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Alice Walker: The Color Purple (1983)

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I first read The Color Purple when I was 19 years old, and I still remember it making an immense impression on me then. It’s one of the books I’d recommend to almost anyone. Nearly ten years later, I decided to re-read it, and I decided to do it with a group of people, because I wanted to hear about other people’s readings of this novel. That’s how the idea for this group read was born.

Since this epistolary novel is full of turns, I won’t say a lot about the plot. It’s far too rich and complex to summarise it in a few sentences. The Color Purple sets in when the protagonist, Celie, a black girl in the deep US South of the early 20th Century, is fourteen years old. Celie writes to God, because she has no one else to talk to, and the beginning of the novel is one of the most disturbing things I’ve ever read. The Color Purple traces the lives of Celie and her family over several decades. Through her letters, Celie tells us about the birth and loss of her children, and about her forced marriage to a man who really wants to marry her sister, Nettie, but is actually in love with another woman altogether. This woman is Shug Avery, a glamorous singer. Through Shug, Celie slowly discovers real love. She learns to stand up for herself and to make herself a niche in a world that had previously been all but hostile. Celie’s her biggest grievance is the loss of her sister Nettie, whom she believes to be dead. In reality, though, Nettie has become a missionary in Africa, where she makes her own voyage of discovery – of different ways of spirituality, of different societies, and of different approaches to life altogether. Despite the harrowing developments in their lives, Celie and Nettie never lose hope. To be honest, in a time where living in Europe every time you turn on the TV or open a paper all you read about is crisis, I find this kind of optimism comforting: they always find something or someone that rekindles their faith in humanity.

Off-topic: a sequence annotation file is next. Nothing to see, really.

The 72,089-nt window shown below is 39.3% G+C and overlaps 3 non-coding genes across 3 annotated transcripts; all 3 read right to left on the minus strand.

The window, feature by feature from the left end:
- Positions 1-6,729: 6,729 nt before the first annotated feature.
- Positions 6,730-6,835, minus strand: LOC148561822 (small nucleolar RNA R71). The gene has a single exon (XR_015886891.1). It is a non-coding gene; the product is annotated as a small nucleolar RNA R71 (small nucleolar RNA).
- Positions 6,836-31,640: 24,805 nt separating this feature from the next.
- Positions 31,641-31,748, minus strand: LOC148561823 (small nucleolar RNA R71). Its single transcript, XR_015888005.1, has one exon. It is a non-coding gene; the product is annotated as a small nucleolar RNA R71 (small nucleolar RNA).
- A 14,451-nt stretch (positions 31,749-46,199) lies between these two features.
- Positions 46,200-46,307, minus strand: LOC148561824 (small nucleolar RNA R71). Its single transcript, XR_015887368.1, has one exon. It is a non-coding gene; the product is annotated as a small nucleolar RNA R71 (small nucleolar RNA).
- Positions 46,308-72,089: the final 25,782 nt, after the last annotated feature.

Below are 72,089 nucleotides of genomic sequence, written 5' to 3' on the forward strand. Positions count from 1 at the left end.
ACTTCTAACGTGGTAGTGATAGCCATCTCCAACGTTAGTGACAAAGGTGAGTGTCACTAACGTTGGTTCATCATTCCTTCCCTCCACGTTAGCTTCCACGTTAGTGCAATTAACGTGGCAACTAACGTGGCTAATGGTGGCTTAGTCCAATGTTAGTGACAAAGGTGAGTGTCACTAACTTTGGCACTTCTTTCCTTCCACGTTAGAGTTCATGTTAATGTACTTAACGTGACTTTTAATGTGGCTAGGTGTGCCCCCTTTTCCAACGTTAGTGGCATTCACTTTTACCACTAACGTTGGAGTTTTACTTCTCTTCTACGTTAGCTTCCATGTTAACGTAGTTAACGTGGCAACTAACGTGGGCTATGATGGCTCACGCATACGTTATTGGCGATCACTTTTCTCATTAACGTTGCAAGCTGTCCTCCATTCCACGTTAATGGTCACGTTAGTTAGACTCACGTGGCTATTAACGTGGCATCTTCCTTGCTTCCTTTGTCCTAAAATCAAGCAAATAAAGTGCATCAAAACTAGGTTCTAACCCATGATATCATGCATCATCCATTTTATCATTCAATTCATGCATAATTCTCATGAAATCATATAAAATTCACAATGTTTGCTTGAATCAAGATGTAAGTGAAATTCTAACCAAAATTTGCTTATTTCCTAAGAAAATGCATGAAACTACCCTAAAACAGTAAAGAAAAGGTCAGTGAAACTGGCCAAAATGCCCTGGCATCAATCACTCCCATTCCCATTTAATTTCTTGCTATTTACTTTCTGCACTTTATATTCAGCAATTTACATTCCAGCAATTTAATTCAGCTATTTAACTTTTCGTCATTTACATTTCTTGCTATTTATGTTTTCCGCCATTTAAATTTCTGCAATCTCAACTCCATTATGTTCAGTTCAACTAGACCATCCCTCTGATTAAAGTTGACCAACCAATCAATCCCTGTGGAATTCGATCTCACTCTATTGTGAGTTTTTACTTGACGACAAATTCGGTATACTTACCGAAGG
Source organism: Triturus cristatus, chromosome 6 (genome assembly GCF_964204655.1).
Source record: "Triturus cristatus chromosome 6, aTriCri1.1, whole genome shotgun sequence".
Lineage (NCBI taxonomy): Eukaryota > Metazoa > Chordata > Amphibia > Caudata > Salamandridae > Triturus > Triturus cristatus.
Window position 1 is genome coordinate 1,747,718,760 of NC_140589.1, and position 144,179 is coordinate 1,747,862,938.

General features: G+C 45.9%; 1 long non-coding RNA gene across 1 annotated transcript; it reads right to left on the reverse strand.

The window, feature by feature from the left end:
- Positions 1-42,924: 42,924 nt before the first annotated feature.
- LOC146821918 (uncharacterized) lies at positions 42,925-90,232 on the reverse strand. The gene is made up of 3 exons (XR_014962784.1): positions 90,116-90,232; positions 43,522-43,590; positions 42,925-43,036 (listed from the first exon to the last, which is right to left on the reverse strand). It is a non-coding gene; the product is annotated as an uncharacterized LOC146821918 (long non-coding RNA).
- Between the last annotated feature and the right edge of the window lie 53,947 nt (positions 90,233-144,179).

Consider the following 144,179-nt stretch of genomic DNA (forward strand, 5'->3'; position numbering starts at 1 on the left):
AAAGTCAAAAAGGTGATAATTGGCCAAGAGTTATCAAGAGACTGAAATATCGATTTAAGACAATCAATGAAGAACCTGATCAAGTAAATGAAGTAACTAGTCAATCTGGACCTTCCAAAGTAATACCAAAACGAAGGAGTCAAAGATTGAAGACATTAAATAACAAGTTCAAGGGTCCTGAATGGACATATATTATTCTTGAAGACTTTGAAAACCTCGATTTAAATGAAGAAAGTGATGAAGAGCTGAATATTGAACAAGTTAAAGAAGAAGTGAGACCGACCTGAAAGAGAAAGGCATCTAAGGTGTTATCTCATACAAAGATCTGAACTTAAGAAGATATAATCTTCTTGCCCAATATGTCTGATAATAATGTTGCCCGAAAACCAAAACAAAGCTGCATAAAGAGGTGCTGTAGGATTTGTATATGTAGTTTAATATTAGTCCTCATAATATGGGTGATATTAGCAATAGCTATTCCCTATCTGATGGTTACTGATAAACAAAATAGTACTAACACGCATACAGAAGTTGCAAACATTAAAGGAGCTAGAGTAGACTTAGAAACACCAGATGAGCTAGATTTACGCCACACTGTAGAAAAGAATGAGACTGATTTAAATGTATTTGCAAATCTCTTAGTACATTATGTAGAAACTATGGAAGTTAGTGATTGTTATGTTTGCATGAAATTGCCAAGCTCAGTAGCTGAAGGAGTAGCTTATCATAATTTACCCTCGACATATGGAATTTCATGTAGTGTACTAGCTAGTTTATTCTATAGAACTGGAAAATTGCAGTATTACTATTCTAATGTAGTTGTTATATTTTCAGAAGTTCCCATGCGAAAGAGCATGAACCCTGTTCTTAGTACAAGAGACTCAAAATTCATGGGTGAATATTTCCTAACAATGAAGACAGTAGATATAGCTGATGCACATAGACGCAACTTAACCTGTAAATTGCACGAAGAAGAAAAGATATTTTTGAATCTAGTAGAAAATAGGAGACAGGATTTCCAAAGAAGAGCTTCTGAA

As Iris already pointed out, The Color Purple is an extremely difficult book to write about. It touches on a vast variety of themes. To me, it doesn’t suffer from the themes vs. depth tradeoff problem I discussed recently (whereas for Caroline it does, so the jury is still out on that one). I felt that Alice Walker manages to handle this balancing act very well.